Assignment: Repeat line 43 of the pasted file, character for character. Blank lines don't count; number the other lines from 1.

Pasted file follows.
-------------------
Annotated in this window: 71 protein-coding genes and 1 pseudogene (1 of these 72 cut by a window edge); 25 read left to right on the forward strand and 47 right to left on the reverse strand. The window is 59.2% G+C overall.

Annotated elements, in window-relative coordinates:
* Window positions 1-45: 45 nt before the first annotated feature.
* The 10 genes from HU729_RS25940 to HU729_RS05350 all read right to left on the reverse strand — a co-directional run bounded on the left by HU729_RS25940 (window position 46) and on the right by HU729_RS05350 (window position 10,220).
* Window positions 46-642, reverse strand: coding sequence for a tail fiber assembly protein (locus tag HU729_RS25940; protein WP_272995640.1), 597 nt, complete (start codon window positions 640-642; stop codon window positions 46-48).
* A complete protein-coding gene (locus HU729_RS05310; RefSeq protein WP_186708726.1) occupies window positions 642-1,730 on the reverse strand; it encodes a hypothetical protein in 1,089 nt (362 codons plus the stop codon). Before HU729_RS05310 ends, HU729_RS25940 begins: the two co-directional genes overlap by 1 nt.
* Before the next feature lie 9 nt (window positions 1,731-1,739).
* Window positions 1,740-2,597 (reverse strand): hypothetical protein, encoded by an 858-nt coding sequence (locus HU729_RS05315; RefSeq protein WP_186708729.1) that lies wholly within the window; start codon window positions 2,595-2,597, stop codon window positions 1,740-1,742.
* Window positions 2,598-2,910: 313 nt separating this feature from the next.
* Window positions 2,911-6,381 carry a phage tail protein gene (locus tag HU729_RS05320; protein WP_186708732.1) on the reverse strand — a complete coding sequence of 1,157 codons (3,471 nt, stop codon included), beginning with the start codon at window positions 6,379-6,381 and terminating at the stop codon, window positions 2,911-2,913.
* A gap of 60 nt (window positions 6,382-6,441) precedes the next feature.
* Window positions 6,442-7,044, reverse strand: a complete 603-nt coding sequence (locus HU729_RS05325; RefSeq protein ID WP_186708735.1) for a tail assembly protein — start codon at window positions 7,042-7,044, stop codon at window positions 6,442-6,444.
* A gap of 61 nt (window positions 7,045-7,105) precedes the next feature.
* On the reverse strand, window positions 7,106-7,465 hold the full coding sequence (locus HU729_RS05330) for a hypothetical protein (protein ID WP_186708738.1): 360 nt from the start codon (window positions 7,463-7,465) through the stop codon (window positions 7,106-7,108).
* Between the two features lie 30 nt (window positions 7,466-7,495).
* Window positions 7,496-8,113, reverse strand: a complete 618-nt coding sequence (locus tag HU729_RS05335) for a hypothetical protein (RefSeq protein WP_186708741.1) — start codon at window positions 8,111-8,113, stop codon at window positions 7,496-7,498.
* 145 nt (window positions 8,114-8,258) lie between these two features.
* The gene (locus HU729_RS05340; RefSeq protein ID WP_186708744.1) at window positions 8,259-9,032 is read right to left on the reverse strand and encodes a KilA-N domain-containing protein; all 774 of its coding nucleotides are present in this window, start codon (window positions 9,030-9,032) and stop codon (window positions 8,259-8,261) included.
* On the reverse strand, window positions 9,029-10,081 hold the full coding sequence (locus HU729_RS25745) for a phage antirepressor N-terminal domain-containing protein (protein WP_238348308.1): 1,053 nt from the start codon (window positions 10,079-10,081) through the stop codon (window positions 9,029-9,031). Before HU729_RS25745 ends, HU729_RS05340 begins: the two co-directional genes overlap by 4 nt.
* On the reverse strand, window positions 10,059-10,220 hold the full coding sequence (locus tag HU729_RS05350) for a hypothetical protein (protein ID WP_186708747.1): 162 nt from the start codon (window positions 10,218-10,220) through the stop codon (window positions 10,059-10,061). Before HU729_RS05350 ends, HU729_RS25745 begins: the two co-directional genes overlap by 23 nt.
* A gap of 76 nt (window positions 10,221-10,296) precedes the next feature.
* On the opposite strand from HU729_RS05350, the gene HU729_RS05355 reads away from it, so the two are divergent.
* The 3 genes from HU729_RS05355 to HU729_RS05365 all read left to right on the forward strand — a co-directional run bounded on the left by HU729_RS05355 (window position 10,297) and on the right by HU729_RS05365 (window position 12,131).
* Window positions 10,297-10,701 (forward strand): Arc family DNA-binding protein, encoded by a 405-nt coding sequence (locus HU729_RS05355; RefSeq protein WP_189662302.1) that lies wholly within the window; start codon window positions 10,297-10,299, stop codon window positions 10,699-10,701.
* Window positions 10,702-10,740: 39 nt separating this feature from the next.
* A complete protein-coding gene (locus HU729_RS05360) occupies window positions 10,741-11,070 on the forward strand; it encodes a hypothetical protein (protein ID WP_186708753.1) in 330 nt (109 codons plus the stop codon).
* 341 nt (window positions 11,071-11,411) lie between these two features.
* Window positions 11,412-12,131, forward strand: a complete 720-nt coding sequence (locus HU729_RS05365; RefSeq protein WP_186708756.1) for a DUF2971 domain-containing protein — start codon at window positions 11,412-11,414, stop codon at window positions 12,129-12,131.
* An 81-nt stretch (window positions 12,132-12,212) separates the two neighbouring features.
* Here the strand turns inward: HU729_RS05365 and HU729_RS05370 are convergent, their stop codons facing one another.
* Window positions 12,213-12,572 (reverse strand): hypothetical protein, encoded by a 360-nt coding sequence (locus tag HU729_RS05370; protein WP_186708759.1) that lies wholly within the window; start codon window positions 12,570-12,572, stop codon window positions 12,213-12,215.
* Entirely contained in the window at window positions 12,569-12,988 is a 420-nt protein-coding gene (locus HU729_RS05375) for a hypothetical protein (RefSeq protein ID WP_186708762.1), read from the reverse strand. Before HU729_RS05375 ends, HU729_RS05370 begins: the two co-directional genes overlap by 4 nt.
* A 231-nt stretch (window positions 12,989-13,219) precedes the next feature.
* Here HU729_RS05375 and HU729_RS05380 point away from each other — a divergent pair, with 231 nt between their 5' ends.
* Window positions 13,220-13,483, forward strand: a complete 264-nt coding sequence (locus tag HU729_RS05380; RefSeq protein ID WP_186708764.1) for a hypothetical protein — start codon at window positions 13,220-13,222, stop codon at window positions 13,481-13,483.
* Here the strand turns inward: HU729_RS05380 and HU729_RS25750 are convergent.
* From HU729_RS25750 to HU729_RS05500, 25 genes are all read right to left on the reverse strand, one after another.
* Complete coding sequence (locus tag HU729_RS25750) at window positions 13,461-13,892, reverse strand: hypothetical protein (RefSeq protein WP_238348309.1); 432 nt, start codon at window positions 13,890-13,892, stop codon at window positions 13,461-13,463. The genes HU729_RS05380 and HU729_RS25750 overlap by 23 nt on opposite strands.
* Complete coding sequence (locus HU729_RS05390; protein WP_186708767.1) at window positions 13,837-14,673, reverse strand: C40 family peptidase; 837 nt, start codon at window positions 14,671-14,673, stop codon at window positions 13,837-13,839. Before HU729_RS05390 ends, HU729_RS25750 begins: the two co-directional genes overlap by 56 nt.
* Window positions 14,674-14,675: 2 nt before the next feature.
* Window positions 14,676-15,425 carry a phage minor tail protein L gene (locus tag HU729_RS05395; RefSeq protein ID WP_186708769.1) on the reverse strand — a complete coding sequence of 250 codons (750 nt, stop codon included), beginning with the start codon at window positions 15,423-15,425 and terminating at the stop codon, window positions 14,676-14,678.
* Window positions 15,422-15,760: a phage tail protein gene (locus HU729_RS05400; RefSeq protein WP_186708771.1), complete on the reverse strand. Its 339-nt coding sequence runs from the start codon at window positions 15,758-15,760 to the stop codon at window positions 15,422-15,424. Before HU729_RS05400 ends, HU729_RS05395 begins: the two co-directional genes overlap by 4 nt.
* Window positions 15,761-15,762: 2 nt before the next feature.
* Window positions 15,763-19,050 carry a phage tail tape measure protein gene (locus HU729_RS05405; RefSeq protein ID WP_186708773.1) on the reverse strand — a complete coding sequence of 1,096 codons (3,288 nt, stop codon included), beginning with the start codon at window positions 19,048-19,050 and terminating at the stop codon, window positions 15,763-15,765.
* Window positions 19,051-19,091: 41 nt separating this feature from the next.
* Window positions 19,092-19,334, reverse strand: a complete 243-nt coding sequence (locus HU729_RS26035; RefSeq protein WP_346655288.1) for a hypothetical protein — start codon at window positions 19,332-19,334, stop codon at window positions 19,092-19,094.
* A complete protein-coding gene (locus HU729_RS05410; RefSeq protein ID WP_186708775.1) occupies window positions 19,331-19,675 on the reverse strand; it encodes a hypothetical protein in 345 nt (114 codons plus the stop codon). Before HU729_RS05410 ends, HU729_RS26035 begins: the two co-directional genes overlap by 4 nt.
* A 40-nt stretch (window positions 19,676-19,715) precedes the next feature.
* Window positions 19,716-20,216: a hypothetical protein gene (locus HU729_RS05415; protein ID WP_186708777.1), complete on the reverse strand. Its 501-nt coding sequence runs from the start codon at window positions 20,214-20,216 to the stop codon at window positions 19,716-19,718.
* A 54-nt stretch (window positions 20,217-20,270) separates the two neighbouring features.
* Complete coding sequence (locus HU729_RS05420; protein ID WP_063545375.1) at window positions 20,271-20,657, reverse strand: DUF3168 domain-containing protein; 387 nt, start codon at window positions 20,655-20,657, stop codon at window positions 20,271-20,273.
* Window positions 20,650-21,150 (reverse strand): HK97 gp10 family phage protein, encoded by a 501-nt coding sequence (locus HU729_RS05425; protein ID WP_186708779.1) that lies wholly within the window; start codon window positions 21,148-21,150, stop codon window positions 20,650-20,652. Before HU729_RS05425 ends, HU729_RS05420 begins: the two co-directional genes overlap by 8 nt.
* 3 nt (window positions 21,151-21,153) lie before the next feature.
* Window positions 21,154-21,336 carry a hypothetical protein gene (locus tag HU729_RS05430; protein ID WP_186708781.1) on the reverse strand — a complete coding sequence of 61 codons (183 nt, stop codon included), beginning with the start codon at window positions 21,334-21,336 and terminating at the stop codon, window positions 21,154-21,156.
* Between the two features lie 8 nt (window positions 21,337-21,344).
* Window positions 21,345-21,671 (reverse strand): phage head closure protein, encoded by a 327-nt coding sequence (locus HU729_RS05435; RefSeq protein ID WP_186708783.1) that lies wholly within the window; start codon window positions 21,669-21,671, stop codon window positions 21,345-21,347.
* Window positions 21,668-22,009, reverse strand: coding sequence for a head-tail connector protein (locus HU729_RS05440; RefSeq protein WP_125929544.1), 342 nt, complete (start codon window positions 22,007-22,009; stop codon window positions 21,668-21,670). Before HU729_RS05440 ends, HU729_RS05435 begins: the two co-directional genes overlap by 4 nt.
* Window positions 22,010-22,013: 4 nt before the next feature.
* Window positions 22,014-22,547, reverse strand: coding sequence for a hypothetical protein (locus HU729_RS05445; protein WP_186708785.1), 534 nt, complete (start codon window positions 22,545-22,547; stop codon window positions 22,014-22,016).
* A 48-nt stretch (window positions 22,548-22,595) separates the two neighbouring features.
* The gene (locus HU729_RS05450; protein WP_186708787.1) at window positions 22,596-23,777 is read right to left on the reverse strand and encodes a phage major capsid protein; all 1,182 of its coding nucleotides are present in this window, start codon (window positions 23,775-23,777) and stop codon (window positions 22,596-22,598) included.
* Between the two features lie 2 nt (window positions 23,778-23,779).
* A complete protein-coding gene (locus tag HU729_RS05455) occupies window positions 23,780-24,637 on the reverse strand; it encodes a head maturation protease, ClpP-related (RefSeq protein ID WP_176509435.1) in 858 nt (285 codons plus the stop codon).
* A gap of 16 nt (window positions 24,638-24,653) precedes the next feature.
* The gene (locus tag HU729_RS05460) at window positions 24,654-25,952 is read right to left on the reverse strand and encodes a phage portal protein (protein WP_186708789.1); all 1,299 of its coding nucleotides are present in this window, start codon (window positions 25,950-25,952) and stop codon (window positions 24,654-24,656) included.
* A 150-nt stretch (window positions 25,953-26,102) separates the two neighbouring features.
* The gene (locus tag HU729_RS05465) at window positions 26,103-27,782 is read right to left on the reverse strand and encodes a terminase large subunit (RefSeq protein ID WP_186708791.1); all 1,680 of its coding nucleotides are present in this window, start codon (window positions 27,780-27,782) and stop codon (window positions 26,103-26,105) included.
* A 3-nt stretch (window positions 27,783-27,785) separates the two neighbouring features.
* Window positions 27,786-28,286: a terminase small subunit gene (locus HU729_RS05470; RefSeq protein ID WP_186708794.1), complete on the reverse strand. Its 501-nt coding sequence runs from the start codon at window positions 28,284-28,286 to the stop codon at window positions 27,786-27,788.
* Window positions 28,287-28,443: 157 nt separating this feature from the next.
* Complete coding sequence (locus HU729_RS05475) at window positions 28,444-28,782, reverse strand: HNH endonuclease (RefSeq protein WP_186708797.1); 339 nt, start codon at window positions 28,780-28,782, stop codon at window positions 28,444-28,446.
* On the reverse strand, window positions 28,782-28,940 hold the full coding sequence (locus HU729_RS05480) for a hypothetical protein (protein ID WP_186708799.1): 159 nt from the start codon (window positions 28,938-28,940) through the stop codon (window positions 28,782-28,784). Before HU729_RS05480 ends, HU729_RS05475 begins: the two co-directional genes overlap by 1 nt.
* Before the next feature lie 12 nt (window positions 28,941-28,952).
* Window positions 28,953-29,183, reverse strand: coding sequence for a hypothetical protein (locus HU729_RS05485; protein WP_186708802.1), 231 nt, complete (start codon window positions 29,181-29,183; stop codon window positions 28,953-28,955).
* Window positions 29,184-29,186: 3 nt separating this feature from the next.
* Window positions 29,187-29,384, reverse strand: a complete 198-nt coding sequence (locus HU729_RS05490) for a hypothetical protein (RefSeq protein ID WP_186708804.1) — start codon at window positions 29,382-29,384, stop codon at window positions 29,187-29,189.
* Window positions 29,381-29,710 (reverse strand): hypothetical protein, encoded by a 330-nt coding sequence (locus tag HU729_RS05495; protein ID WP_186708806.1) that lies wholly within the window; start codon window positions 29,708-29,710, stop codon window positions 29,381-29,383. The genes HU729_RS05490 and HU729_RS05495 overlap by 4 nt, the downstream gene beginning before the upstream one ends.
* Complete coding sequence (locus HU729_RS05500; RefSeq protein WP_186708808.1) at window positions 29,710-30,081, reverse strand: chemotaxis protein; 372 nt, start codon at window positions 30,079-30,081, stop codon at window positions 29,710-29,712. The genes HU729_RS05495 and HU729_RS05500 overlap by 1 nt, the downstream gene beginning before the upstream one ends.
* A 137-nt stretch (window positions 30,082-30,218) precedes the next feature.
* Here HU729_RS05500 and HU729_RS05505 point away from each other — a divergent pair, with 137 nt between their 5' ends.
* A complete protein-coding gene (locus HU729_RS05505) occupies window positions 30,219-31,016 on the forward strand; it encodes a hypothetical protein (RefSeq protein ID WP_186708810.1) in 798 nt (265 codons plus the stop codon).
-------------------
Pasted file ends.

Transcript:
* Window positions 15,761-15,762: 2 nt before the next feature.